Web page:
Gender-Based Violence and Pregnancy Outcomes among Couples and Cohabiting Partners in Nigeria

Adebanke Olawole-Isaac, Muyiwa Oladosun, PhD, Gbolahan Oni (Ph.D), Adeleke Yewande

Abstract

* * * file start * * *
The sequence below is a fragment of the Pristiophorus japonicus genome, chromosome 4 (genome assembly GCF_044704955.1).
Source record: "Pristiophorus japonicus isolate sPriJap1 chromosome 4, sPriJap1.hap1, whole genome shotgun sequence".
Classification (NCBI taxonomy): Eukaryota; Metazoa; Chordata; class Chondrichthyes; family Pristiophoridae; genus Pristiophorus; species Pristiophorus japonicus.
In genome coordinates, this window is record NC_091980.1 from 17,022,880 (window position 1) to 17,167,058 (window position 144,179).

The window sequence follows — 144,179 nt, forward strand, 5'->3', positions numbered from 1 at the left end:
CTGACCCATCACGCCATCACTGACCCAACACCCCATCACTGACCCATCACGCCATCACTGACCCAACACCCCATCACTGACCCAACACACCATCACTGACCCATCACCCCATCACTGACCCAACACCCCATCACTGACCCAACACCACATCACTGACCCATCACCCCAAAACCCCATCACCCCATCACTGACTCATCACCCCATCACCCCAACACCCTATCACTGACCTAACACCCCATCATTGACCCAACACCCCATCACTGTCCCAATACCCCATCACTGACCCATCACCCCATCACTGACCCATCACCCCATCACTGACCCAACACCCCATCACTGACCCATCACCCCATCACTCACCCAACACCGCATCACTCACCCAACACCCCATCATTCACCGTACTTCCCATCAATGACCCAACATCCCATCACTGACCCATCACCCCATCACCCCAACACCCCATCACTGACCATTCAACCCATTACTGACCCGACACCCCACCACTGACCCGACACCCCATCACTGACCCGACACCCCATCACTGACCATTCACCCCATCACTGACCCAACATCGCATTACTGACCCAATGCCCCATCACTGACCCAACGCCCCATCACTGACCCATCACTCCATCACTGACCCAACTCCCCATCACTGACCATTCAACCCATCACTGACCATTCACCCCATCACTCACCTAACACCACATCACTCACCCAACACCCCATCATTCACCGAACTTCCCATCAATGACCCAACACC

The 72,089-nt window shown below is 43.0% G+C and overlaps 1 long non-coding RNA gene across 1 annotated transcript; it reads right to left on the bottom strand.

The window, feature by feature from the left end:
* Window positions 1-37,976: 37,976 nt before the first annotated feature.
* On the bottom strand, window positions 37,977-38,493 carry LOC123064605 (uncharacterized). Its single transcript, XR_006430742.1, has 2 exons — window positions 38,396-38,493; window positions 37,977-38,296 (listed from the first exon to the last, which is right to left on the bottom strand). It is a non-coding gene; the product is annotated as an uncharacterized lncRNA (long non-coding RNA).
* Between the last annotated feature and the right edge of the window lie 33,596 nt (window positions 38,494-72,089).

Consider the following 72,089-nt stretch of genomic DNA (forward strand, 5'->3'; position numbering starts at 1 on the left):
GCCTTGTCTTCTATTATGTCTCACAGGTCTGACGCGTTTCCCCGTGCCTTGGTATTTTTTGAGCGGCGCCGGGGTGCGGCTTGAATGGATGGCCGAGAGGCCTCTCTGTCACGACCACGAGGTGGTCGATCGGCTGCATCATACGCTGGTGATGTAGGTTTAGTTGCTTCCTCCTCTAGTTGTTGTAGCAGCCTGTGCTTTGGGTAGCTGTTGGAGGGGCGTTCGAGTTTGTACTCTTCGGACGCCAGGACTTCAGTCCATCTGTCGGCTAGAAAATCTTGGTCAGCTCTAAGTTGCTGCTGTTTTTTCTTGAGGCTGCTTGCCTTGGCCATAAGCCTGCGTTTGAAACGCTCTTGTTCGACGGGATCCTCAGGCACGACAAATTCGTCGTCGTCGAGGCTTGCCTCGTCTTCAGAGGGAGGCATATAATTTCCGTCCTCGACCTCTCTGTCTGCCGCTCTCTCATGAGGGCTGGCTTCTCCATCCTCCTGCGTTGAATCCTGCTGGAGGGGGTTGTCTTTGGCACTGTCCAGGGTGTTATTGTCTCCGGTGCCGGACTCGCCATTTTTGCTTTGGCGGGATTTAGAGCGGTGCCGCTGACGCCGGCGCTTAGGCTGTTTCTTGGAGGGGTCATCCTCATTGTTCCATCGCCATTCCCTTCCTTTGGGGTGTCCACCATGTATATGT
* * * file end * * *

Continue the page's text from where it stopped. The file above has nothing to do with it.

Over the last two decades, the international community has expressed concerns on the increasing occurrence of gender-based violence and related consequences, particularly in African and many low-and middle-income countries. The 2006 United Nations General Assembly declaration on elimination of violence against women has been applauded across many settings. Intimate partner violence is a typical example of gender-based violence that occurs among males and females who have intimate relationships either as husbands and wives, or are in cohabiting relationship. This paper examines factors likely to influence gender-based violence and effects on pregnancy outcomes in Nigeria. The study used the 2013 Nigeria Demographic and Health Survey (NDHS) couple data set of 8658 couples aged 15-49 for women and 15-59 for men. 6,961 were interviewed for domestic violence. Analysis employed univariate, bivariate and multivariate techniques i.e. binary logistic regression. Pregnancy outcome, measured as either live birth or stillbirth is the ultimate dependent variable. Explanatory factors are of two types (1) intervening factors are, physical, and emotional violence, and (2) background factors including age, residence, education, employment status, and religion among others. The results showed that residence, employment status, religion and partner’s age were significant factors explaining emotional, and physical violence among couples (p<0.05) While physical violence and emotional violence were significant associated with pregnancy outcome of either a live birth or still birth (P<0.05). The study also showed that respondents whose husband takes alcohol have a higher odds of experiencing violence while those who are working and educated beyond primary school also have higher odds of experiencing violence. These findings have significant implications for policy and programmes geared to improve on gender equity, and reproductive health of women in Nigeria.


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